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Folk-Lore/Volume 31/Review/English Local Records

English Local Records. Seventeenth Century Life in the Country Parish, with special reference to Local Government. By Eleanor Trotter. Cambridge: The University Press, 1919.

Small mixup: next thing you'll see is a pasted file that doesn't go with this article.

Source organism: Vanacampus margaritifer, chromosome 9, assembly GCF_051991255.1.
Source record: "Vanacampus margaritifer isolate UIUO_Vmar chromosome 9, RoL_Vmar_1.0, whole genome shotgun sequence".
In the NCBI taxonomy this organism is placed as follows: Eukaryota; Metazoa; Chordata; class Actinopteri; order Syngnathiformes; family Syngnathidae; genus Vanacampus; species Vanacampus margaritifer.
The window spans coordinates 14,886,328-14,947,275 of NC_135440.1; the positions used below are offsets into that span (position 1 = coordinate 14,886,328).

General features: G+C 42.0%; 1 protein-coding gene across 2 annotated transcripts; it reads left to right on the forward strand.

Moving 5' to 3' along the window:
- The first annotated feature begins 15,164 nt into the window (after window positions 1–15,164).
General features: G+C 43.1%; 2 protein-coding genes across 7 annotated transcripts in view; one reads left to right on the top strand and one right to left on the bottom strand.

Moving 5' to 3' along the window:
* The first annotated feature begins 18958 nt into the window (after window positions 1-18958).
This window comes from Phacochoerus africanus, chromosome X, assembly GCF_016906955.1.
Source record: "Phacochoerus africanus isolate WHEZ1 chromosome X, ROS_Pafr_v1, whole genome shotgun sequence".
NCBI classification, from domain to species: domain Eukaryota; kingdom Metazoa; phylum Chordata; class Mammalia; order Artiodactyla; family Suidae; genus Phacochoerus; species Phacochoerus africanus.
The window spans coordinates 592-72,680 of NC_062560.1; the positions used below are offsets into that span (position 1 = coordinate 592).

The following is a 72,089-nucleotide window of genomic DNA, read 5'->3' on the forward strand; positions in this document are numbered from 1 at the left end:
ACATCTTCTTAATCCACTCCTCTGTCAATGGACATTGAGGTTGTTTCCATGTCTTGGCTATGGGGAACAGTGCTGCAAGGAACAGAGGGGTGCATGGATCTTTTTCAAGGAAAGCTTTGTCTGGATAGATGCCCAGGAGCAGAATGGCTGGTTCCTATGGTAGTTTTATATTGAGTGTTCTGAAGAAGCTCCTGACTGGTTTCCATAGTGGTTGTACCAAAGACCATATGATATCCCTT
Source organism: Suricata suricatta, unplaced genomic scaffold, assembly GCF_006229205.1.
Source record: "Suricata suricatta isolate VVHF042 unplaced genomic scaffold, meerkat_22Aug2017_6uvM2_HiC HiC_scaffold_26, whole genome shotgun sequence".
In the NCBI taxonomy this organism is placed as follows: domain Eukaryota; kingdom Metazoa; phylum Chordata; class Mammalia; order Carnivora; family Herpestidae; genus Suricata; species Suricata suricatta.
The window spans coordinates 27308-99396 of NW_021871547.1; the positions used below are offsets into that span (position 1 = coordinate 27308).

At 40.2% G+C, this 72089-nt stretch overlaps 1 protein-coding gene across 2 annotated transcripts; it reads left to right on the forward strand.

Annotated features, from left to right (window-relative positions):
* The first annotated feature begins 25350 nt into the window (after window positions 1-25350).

The object of this book is to describe how the ordinary business of Government—the maintenance of justice and the preservation of law and order—was carried on during that most troubled period in the life of our race, the seventeenth century. We have here a large collection of facts to illustrate social life: the Parish, the Churchwardens, the Anglican Priest and the Church, the Overseer of the Poor, the Petty Constable, the Repairs of Highways and Bridges, Labourers and Apprentices, Rogues and Vagabonds, the Social Life of the Village Community, and the Justice of the Peace. Many interesting customs are noted: Gang Week, or the riding round the Parish boundaries at Rogation-tide; Church Ales, Dog Whippers, the burning of juniper benzoin and frankincense in churches to counteract the pollution arising from intramural burials, the Hue and Cry raised by the Constables on which all residents had to turn out on horseback or on foot; the Ducking of Scolds, the Godspenny or earnest money given at hiring, the permission to play cards at Christmas time. An unfortunate woman is accused of “exercising certain most wicked arts in English enchantments and charms on a black cow, by which the cow was sorely damaged, and the calf in her totally wasted and consumed.” She was convicted and sentenced to be imprisoned for a year, and once in each quarter to stand in the pillory of some market town on fair day or market day. The book is provided with an index of place-names, to which in a second edition it might be well to add one of subjects.